Preliminary reports about patient-controlled analgesia during labor have been promising. The purpose of this investigation was to compare our experience with meperidine given intravenously by the patient versus by a nurse. Sixtyfour healthy women beginning active labor (cervical dilation 3 cm) at term were randomly assigned to either self administer a 10-mg dose as often as every 20 minutes or have a nurse administer 25-50 mg every 3 hours as requested. The total meperidine dose and consumption rates were greater when administered by the patient than by a nurse. Maternal side effects occurred with similar frequency in both groups, and pain relief was judged to be equivalent. Maternal and umbilical serum concentrations of meperidine at delivery increased in the patient-controlled group if active labor lasted longer than 2 hours. Neonatal naloxone therapy was used more often when meperidine was administered by the patient than by a nurse (five of 31,16%, versus three of 33, 10%, respectively). Self-administration of intravenous meperidine by the laboring patient was not found to be advantageous over nursing administration, and may pose an increased threat to the infant.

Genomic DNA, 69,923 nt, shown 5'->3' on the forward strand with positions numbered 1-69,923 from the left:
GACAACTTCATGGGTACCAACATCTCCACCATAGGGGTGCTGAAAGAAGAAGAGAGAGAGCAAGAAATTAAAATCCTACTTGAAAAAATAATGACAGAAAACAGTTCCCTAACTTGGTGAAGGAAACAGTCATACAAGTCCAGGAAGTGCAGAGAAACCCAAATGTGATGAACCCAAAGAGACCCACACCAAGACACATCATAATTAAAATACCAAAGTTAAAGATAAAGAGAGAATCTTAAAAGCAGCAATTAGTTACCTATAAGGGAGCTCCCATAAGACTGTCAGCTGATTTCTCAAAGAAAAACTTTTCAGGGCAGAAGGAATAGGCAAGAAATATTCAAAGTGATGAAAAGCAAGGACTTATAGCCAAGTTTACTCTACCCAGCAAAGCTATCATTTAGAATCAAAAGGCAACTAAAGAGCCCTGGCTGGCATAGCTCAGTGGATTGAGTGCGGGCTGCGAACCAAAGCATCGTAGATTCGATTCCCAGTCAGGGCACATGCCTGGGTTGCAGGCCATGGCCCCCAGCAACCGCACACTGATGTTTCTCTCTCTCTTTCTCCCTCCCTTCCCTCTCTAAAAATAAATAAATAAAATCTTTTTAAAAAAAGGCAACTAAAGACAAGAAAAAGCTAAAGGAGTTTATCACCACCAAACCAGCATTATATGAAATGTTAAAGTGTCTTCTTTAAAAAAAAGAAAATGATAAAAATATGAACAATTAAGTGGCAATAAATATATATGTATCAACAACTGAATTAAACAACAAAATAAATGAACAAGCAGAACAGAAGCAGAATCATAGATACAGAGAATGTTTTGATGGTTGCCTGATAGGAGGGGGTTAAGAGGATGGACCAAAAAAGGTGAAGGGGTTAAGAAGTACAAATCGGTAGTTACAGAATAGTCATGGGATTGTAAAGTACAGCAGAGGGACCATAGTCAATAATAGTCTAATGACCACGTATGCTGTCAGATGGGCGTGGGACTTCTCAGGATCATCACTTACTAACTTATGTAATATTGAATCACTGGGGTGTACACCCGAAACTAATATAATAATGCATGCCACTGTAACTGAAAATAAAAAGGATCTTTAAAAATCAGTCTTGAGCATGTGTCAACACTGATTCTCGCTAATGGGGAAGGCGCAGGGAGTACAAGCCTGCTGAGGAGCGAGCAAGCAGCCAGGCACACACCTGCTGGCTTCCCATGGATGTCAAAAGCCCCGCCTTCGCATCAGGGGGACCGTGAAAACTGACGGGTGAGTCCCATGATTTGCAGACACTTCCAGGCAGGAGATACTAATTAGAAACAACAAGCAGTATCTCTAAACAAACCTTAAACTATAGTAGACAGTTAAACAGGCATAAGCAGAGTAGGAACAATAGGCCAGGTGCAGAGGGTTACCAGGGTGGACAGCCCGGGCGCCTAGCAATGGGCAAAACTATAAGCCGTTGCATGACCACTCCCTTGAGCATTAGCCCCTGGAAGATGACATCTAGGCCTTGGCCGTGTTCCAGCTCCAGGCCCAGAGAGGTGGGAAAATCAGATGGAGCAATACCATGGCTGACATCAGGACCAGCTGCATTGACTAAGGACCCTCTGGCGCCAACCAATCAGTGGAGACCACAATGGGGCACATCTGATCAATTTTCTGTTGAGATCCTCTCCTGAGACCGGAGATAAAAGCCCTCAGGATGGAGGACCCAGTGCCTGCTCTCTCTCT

|Original language||English (US)|
|Number of pages||5|
|Journal||Obstetrics and gynecology|
|State||Published - Nov 1989|
ASJC Scopus subject areas
- Obstetrics and Gynecology